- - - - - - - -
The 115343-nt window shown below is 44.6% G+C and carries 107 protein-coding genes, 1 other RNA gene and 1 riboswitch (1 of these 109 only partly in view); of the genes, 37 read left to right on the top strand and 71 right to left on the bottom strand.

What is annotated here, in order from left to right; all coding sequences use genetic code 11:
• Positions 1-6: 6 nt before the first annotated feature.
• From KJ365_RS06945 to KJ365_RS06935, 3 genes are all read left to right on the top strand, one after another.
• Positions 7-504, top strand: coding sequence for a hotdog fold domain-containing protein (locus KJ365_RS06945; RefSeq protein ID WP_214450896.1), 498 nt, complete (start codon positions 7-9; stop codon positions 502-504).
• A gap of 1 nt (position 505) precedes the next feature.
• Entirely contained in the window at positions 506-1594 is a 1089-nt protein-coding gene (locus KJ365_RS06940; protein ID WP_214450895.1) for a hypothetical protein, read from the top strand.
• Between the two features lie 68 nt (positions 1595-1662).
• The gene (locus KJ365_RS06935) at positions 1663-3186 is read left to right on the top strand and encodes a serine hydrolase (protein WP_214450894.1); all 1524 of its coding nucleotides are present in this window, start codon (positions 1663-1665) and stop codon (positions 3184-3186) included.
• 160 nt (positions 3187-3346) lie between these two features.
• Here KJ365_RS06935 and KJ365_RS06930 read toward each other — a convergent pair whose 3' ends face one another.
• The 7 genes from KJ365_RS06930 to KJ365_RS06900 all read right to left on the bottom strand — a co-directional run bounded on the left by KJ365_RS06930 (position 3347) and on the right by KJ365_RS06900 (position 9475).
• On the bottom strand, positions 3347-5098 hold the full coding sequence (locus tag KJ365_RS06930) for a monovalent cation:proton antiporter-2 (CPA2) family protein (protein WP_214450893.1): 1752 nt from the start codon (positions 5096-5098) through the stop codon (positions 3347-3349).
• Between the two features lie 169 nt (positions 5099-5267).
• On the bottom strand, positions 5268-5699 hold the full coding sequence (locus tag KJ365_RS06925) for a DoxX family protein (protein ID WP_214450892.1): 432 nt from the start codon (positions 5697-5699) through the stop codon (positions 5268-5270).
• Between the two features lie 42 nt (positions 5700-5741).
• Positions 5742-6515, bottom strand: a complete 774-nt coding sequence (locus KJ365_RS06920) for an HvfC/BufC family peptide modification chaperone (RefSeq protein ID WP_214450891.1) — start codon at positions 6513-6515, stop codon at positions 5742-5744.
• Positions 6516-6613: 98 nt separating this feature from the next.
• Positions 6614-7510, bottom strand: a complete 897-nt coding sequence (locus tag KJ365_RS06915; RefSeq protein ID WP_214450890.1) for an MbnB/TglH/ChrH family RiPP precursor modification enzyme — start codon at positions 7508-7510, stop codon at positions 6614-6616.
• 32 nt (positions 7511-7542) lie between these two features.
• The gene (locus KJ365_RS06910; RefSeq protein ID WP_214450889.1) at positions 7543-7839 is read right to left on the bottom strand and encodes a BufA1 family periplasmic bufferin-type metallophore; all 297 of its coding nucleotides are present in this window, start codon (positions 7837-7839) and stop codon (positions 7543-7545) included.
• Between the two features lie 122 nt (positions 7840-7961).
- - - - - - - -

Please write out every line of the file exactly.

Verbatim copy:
The 115343-nt window shown below is 44.6% G+C and carries 107 protein-coding genes, 1 other RNA gene and 1 riboswitch (1 of these 109 only partly in view); of the genes, 37 read left to right on the top strand and 71 right to left on the bottom strand.

What is annotated here, in order from left to right; all coding sequences use genetic code 11:
• Positions 1-6: 6 nt before the first annotated feature.
• From KJ365_RS06945 to KJ365_RS06935, 3 genes are all read left to right on the top strand, one after another.
• Positions 7-504, top strand: coding sequence for a hotdog fold domain-containing protein (locus KJ365_RS06945; RefSeq protein ID WP_214450896.1), 498 nt, complete (start codon positions 7-9; stop codon positions 502-504).
• A gap of 1 nt (position 505) precedes the next feature.
• Entirely contained in the window at positions 506-1594 is a 1089-nt protein-coding gene (locus KJ365_RS06940; protein ID WP_214450895.1) for a hypothetical protein, read from the top strand.
• Between the two features lie 68 nt (positions 1595-1662).
• The gene (locus KJ365_RS06935) at positions 1663-3186 is read left to right on the top strand and encodes a serine hydrolase (protein WP_214450894.1); all 1524 of its coding nucleotides are present in this window, start codon (positions 1663-1665) and stop codon (positions 3184-3186) included.
• 160 nt (positions 3187-3346) lie between these two features.
• Here KJ365_RS06935 and KJ365_RS06930 read toward each other — a convergent pair whose 3' ends face one another.
• The 7 genes from KJ365_RS06930 to KJ365_RS06900 all read right to left on the bottom strand — a co-directional run bounded on the left by KJ365_RS06930 (position 3347) and on the right by KJ365_RS06900 (position 9475).
• On the bottom strand, positions 3347-5098 hold the full coding sequence (locus tag KJ365_RS06930) for a monovalent cation:proton antiporter-2 (CPA2) family protein (protein WP_214450893.1): 1752 nt from the start codon (positions 5096-5098) through the stop codon (positions 3347-3349).
• Between the two features lie 169 nt (positions 5099-5267).
• On the bottom strand, positions 5268-5699 hold the full coding sequence (locus tag KJ365_RS06925) for a DoxX family protein (protein ID WP_214450892.1): 432 nt from the start codon (positions 5697-5699) through the stop codon (positions 5268-5270).
• Between the two features lie 42 nt (positions 5700-5741).
• Positions 5742-6515, bottom strand: a complete 774-nt coding sequence (locus KJ365_RS06920) for an HvfC/BufC family peptide modification chaperone (RefSeq protein ID WP_214450891.1) — start codon at positions 6513-6515, stop codon at positions 5742-5744.
• Positions 6516-6613: 98 nt separating this feature from the next.
• Positions 6614-7510, bottom strand: a complete 897-nt coding sequence (locus tag KJ365_RS06915; RefSeq protein ID WP_214450890.1) for an MbnB/TglH/ChrH family RiPP precursor modification enzyme — start codon at positions 7508-7510, stop codon at positions 6614-6616.
• 32 nt (positions 7511-7542) lie between these two features.
• The gene (locus KJ365_RS06910; RefSeq protein ID WP_214450889.1) at positions 7543-7839 is read right to left on the bottom strand and encodes a BufA1 family periplasmic bufferin-type metallophore; all 297 of its coding nucleotides are present in this window, start codon (positions 7837-7839) and stop codon (positions 7543-7545) included.
• Between the two features lie 122 nt (positions 7840-7961).